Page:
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Theses Doctoral

Screen Cleaning: Moral Knowledge and the Politics of Cinema Censorship

Alp, Erin Elif

This dissertation asks how the structure of moral authority and media viewership in America has changed over the course of the 20th century. In order to address this question, I examine the ways in which American films are, and have been, labeled inappropriate or appropriate for public viewership. I ask how censorship, regulation and rating systems work to create and manage moral ambiguity, and what types of ramifications moral ambiguity is thought to have on viewers. I also address the types of problems associated with American cinema over time, and propose several analytical dimensions to capture and unpack the processes of censoring cinema. This framework is built on the notions of filth and moral ambiguity, moral repercussion, a process of responsibilization, and the telos for cinema, all of which influences how an organization interacts with movies and morality. In lapses of symmetry between on- and off-screen worlds, moral ambiguity arises in ways that responsibilize either content controllers or audiences themselves. I show the links between these articulations and how the moral repercussions of exposure to cinema are defined. I also argue that where in the past moral ambiguity was commonly perceived as a dangerous aspect of cinema, especially by censors and Hollywood film production regulators, contemporary movie raters present a film’s moral ambiguity as a resource to the viewer. Moral ambiguity, if probed the right way, can lead to greater awareness of one’s moral boundaries, enabling viewers to effectively censor their viewership practices themselves. Greater responsibility of the viewer is also linked with more transparency and less rigid definitions of filth, moral repercussion, and the overall purpose of media consumption. Censoring cinema was a way in which state censors attempted to shape a “good” civil society, but the notion of how such a society might be achieved through media shifted over the 20th century. By examining the work of Hollywood’s Production Code Authority, New York State censors, pioneering sociologists and educators of the 1930s, the Film Estimate Board of National Organization’s monthly film classification decisions, and contemporary movie ratings at Common Sense Media, I develop several sub-arguments that support the larger argument that moral ambiguity has become a resource as opposed to a danger. In doing so, I expose the connections between the efforts of earlier censors and industry regulators to contemporary constructions of moral authenticity in movie reviews, and highlight in particular the responsibilization of parental audiences. To date, parents are charged not only with monitoring what their children watch, but also with instilling critical viewing skills among their children. This contrasts with previous content control techniques, wherein parents were responsibilized to make decisions for their children but were not expected to foster any specific values or skills in them, and earlier techniques, wherein parents were not responsibilized at all. I end by noting that the contemporary approach to pollution management relies on two conflicting discourses, which have influenced strategies to managing media morality throughout the 20th century. The first focuses on media research and its alleged effects on social behavior, the second on free and intelligent choices by children consumers themselves – but as this dissertation also exemplifies, both registers have echoes in earlier sites and examples of cinematic censorship and efforts to clean the screen.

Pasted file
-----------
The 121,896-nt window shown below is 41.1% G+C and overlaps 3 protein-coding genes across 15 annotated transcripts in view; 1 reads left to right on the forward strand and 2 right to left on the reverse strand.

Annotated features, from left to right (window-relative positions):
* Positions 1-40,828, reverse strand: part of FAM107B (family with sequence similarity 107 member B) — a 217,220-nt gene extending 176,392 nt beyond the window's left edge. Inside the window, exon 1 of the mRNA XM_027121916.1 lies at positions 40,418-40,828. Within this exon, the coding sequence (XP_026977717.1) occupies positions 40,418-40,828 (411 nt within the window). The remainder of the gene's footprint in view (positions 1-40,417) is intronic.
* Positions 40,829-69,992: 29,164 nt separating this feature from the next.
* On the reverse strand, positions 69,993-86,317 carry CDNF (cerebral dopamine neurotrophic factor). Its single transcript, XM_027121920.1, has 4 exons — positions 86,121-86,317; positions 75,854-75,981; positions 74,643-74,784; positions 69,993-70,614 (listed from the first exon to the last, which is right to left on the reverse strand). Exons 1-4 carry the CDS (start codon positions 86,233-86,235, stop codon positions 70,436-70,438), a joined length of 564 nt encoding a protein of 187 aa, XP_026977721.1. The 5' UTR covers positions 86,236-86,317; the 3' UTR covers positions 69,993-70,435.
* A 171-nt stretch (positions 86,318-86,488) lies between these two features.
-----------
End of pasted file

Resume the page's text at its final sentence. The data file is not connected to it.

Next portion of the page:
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More About This Work

Academic Units
Sociology
Thesis Advisors
Eyal, Gil
Degree
Ph.D., Columbia University
Published Here
October 29, 2015
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